Lipton's guest chair, actors cease being stars for a while and become artists and teachers." Though sometimes, some interviews go longer; Steven Spielberg's 1999 visit, for example, stretched to four hours, and was later shown as two episodes of one hour each.
The interviews are guided by Lipton's trademark index-card questions, which sometimes reveal his well-researched knowledge of guests' lives, often startling some.
The show deliberately uses a slower pace in the interviews as compared with a typical celebrity interview, thus cameras usually record a couple of hours of conversation, later edited to one or two hours, a trick used by Groucho Marx on his 1950s quiz show You Bet Your Life.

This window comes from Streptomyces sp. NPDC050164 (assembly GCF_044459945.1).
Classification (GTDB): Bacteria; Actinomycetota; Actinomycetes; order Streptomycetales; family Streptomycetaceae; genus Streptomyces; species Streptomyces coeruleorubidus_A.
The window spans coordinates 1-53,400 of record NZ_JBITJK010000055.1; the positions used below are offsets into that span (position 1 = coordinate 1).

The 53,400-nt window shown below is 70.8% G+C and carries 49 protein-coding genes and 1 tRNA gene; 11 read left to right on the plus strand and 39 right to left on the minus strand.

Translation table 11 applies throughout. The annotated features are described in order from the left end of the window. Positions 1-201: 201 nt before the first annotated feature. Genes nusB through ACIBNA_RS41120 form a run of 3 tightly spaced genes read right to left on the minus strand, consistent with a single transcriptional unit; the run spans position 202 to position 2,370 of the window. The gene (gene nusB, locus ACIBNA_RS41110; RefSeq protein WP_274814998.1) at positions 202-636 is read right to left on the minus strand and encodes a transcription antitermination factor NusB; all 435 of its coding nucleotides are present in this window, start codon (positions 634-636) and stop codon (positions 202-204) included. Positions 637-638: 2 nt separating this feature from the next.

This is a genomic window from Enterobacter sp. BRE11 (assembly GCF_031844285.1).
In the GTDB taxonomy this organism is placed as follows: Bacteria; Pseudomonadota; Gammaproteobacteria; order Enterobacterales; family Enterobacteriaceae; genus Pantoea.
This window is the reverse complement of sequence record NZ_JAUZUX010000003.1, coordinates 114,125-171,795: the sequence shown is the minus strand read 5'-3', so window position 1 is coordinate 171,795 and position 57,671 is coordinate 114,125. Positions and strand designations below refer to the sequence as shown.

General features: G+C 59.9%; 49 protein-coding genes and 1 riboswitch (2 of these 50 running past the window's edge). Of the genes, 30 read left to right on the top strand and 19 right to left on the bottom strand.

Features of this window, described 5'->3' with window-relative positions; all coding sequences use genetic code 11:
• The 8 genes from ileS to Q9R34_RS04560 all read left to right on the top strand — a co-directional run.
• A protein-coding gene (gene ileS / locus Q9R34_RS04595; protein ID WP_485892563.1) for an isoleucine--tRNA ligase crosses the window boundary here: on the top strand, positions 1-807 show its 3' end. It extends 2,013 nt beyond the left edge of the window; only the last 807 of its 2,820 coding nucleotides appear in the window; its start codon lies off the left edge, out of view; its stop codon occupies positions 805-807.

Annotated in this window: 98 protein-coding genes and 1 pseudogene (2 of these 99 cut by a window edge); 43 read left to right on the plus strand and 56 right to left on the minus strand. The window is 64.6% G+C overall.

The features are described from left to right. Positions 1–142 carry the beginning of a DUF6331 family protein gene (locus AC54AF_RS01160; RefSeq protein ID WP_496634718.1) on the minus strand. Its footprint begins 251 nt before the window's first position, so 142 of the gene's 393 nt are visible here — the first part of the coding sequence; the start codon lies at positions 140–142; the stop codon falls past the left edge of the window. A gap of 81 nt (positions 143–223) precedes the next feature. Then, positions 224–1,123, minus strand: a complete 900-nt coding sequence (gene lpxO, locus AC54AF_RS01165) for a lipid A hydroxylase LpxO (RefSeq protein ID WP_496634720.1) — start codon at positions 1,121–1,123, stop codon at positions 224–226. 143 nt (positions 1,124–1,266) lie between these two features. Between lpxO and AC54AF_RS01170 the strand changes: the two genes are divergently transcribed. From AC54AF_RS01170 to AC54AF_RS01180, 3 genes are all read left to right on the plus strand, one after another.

The result, as a New York Times article put it, "In Mr.
People who are too grand to talk to anyone will talk to Inside the Actors Studio.
They believe they're giving something back, offering precious pearls of insight to a new generation.
The questionnaire concept was originated by French television personality Bernard Pivot on his show Apostrophes, after the Proust Questionnaire.